Hair expo, festival planned as part of African-American History Month

This article features an event that occurred in the past.

February 5, 2013 | Share |

Stylists from the Chamiese Marion Hair and Photography Studio in Charlotte will offer limited free hair services Saturday, Feb. 9, as part of Western Carolina University’s celebration of African-American History Month.

Sponsored by WCU’s Department of Intercultural Affairs, the hair expo will be held from 10 a.m. to 6 p.m. at Cullowhee Presbyterian Church, and up to 40 participants will be scheduled on a first-come, first-served basis for free hair services including shampooing, cuts, braids, blowouts, knots and twists. Appointments can be made by contacting the Department of Intercultural Affairs.

The expo also will include interactive beauty trivia and free giveaways.

Sarah Carter, associate director of resource services with the Department of Intercultural Affairs, said the event was originally suggested by first-year student Kiyonna Morgan, who said offering haircuts would help students feel beautiful and empowered.

“We also wanted to provide an opportunity for our minority students to receive services for their hair, as often they have to drive outside of the area to obtain those same services,” said Carter.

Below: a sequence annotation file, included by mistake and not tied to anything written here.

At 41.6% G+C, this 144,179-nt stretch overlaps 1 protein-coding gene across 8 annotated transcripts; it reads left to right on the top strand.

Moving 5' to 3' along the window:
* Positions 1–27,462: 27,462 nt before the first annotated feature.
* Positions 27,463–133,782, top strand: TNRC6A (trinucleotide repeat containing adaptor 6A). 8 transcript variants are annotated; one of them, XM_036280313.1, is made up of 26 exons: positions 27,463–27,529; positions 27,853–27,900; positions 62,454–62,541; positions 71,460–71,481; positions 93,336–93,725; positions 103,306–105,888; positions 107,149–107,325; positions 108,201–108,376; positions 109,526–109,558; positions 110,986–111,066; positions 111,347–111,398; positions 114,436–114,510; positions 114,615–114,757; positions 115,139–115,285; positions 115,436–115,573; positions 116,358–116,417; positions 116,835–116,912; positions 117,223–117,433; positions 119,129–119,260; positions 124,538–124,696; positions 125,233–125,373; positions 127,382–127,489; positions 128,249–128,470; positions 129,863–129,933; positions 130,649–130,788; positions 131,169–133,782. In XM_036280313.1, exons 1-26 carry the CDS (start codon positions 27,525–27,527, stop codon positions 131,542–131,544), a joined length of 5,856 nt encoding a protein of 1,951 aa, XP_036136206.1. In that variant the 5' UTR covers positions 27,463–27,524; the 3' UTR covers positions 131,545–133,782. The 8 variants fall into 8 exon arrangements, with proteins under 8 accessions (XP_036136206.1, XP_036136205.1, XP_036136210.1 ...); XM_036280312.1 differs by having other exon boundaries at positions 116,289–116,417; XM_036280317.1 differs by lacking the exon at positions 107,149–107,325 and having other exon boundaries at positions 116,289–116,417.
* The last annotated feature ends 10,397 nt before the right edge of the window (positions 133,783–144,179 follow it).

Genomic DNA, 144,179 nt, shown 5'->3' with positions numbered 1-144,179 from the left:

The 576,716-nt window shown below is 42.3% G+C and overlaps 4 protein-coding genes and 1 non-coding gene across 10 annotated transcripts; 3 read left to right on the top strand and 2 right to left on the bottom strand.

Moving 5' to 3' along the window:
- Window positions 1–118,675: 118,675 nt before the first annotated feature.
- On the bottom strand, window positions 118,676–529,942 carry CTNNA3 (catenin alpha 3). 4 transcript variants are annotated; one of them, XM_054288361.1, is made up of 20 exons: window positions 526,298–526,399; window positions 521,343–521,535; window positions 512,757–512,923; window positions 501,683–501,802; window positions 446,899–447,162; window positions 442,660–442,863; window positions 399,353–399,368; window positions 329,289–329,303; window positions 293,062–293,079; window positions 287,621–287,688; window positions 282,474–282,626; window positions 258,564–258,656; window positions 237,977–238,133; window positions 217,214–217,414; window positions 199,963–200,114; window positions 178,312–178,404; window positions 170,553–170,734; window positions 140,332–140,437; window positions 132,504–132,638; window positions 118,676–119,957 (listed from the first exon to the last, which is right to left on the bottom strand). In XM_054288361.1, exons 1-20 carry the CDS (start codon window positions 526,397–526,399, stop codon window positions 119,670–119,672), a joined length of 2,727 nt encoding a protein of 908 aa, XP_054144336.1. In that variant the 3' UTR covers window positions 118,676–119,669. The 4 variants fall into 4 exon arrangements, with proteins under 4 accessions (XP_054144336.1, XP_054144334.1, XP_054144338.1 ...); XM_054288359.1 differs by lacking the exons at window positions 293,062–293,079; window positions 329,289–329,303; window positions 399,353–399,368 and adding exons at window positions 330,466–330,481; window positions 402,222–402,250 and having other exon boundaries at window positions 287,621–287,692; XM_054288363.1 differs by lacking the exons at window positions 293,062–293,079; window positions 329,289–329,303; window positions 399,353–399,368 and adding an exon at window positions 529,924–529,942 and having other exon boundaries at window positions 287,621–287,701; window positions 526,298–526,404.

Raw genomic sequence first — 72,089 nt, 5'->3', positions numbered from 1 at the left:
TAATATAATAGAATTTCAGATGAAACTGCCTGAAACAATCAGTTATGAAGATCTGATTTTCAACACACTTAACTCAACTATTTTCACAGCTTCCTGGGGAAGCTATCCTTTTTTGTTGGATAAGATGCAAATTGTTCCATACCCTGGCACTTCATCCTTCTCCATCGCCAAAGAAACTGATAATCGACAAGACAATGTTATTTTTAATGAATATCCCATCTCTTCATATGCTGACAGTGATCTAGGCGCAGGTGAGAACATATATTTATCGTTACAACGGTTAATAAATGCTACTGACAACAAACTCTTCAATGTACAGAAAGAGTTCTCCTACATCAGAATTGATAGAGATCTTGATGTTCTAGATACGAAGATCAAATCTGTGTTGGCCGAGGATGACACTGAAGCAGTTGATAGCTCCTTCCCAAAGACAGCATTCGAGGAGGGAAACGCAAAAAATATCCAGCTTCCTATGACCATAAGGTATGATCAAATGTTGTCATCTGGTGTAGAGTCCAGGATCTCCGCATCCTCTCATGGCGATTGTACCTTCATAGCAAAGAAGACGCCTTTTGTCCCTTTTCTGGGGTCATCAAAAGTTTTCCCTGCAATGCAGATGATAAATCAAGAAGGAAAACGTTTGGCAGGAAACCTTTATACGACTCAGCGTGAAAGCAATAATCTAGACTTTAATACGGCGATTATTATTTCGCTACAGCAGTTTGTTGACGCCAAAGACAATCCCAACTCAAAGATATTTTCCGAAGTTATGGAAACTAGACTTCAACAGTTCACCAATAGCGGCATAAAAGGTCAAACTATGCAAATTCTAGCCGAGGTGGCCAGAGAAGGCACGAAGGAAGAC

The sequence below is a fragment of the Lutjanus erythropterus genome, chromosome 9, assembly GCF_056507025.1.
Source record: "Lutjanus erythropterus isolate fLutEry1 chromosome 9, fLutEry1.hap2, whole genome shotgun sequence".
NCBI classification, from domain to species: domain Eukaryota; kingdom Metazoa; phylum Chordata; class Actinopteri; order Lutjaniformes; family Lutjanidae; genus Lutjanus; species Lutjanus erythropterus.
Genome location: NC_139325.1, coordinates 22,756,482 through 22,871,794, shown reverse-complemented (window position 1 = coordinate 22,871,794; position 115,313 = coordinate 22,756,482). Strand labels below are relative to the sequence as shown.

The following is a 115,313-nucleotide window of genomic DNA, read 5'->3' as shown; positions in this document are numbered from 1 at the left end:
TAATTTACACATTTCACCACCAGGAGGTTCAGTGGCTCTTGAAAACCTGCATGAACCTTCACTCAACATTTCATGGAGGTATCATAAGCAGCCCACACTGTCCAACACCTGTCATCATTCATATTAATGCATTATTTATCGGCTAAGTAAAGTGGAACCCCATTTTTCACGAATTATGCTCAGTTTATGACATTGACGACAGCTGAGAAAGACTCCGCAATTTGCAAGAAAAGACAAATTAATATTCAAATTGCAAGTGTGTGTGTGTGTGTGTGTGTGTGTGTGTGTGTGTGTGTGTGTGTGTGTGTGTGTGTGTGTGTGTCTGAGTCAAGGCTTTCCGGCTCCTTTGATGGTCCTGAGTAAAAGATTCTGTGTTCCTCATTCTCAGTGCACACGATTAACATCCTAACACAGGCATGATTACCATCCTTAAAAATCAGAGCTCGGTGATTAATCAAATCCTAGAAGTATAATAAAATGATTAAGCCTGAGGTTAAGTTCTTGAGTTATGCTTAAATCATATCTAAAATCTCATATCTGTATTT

Also as part of African-American History Month, WCU is hosting a heritage festival in the Grandroom of A.K. Hinds University Center that is free and open to the public.

A walking exhibit will be open from 9 a.m. to 9 p.m. Monday-Wednesday, Feb. 4-6.

An opening reception and presentation titled “Celebrating Our Own: Taking a Look at Our Leaders” was held at 6 pm. Feb. 4. The presentation centered on leaders of the national Pan-Hellenic Council who have a made a difference while maintaining commitment to their organizations.

Then on Feb. 5, the film “The Great Debaters” will be shown at 7 p.m. and will include a discussion. The movie centers on the true story of a professor at the historically black Wiley College who inspired students to form a debate team in 1935 that went on to challenge Harvard in a national championship.

On Feb. 6, Carl Moore will present “Got Swagga? Exploring Social Justice Using Hip-Hop Elements” at 6 p.m. Refreshments will be served at the evening events.

For more information about the Chamiese Marion Hair and Photography Studio, visit www.cakepass.com. For more information about the hair expo or heritage festival, contact Intercultural Affairs at ica@wcu.edu or 828-227-2276.


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